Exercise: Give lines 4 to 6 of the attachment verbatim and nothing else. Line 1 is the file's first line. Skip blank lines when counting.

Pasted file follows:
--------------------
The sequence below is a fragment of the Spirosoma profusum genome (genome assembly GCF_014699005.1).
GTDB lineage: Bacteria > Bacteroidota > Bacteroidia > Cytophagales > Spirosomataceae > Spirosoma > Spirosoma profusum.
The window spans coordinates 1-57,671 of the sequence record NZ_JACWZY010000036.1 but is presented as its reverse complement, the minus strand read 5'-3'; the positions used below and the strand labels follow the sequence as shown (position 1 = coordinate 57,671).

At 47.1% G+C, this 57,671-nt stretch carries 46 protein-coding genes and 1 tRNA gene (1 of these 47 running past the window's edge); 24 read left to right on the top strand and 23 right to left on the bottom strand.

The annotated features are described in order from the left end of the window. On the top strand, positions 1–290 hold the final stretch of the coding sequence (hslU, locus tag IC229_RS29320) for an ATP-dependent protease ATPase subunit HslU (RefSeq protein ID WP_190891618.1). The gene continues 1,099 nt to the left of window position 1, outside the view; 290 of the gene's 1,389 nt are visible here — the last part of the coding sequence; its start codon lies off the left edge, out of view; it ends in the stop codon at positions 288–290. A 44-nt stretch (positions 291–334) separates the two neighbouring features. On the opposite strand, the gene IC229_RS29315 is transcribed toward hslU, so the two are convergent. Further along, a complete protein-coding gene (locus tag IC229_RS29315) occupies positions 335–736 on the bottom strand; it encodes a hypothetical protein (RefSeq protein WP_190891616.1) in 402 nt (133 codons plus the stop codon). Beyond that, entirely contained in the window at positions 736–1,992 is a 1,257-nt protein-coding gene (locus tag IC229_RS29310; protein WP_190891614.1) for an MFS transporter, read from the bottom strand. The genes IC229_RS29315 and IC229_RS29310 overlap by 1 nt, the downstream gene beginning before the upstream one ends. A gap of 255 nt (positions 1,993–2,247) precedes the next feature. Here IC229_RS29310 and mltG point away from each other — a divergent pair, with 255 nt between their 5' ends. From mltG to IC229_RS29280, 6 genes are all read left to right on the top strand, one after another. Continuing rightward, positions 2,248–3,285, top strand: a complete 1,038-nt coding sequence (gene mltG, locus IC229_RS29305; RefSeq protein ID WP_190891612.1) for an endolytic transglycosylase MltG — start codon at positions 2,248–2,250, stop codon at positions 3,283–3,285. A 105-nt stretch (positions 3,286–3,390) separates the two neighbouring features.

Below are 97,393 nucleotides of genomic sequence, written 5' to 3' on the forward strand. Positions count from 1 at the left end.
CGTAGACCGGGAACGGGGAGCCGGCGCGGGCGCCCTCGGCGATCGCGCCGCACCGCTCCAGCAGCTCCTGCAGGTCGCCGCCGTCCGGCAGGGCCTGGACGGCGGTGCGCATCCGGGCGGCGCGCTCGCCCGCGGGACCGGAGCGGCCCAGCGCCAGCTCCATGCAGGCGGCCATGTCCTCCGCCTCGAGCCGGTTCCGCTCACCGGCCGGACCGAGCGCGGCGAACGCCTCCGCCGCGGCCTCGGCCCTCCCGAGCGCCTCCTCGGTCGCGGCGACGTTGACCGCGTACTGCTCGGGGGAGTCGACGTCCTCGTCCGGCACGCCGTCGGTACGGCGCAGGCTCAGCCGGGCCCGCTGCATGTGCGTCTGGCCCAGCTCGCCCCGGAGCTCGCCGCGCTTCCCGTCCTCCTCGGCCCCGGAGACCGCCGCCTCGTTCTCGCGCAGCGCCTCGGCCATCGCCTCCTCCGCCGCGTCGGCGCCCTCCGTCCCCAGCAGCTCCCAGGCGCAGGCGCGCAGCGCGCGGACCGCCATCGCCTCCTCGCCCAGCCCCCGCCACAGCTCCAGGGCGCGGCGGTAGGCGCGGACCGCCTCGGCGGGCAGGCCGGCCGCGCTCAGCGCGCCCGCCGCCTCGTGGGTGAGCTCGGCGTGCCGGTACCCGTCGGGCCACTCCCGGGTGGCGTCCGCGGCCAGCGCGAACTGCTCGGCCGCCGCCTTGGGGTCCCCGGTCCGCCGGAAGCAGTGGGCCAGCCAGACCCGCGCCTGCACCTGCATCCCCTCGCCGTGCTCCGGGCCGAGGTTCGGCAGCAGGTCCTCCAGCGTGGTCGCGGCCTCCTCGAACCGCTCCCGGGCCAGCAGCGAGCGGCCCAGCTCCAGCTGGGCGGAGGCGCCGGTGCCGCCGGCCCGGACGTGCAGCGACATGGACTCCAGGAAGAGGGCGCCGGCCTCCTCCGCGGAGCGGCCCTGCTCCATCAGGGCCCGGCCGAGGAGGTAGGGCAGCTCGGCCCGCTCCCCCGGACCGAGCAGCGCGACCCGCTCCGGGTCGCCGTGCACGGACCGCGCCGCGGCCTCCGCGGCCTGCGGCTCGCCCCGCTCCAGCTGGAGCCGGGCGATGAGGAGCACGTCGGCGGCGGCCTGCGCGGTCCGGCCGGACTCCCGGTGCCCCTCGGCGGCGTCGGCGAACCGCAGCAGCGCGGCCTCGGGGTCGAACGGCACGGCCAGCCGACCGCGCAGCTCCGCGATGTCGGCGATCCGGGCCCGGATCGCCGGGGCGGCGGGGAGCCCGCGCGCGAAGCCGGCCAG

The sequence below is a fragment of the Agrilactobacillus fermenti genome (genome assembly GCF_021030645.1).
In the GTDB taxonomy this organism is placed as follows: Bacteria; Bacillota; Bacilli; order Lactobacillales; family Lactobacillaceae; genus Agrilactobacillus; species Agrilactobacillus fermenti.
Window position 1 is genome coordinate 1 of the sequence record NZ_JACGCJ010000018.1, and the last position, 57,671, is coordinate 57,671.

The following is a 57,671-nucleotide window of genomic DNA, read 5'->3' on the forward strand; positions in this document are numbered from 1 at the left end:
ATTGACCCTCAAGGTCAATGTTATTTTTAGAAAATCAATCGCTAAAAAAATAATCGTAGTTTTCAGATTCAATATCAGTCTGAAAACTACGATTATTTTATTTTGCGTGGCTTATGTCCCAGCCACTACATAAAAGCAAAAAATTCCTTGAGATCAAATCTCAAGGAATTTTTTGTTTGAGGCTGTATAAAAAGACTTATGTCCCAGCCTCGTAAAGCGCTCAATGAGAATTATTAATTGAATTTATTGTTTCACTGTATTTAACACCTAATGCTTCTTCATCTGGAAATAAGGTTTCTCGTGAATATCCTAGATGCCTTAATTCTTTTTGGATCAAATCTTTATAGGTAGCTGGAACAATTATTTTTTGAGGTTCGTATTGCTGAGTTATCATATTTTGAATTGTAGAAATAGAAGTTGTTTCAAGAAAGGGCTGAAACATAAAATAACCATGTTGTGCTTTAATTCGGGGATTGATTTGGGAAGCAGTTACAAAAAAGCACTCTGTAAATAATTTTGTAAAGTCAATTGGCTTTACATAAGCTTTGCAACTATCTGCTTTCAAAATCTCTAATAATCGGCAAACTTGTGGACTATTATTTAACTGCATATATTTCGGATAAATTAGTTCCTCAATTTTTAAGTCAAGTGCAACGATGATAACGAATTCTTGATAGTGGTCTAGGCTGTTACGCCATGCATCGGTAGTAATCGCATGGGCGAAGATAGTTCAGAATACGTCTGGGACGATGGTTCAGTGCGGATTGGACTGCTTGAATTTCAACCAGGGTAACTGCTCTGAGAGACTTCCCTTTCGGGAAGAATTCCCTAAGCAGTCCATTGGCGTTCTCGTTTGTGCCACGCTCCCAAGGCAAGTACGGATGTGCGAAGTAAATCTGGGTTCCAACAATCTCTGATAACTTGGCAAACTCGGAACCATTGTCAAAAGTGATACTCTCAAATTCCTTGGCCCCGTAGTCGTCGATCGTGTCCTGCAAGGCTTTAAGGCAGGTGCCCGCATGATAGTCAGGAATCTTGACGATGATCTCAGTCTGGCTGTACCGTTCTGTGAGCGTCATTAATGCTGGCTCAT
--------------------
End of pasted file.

At 47.1% G+C, this 57,671-nt stretch carries 46 protein-coding genes and 1 tRNA gene (1 of these 47 running past the window's edge); 24 read left to right on the top strand and 23 right to left on the bottom strand.

The annotated features are described in order from the left end of the window. On the top strand, positions 1–290 hold the final stretch of the coding sequence (hslU, locus tag IC229_RS29320) for an ATP-dependent protease ATPase subunit HslU (RefSeq protein ID WP_190891618.1). The gene continues 1,099 nt to the left of window position 1, outside the view; 290 of the gene's 1,389 nt are visible here — the last part of the coding sequence; its start codon lies off the left edge, out of view; it ends in the stop codon at positions 288–290. A 44-nt stretch (positions 291–334) separates the two neighbouring features. On the opposite strand, the gene IC229_RS29315 is transcribed toward hslU, so the two are convergent. Further along, a complete protein-coding gene (locus tag IC229_RS29315) occupies positions 335–736 on the bottom strand; it encodes a hypothetical protein (RefSeq protein WP_190891616.1) in 402 nt (133 codons plus the stop codon). Beyond that, entirely contained in the window at positions 736–1,992 is a 1,257-nt protein-coding gene (locus tag IC229_RS29310; protein WP_190891614.1) for an MFS transporter, read from the bottom strand. The genes IC229_RS29315 and IC229_RS29310 overlap by 1 nt, the downstream gene beginning before the upstream one ends. A gap of 255 nt (positions 1,993–2,247) precedes the next feature. Here IC229_RS29310 and mltG point away from each other — a divergent pair, with 255 nt between their 5' ends. From mltG to IC229_RS29280, 6 genes are all read left to right on the top strand, one after another. Continuing rightward, positions 2,248–3,285, top strand: a complete 1,038-nt coding sequence (gene mltG, locus IC229_RS29305; RefSeq protein ID WP_190891612.1) for an endolytic transglycosylase MltG — start codon at positions 2,248–2,250, stop codon at positions 3,283–3,285. A 105-nt stretch (positions 3,286–3,390) separates the two neighbouring features.

Below are 97,393 nucleotides of genomic sequence, written 5' to 3' on the forward strand. Positions count from 1 at the left end.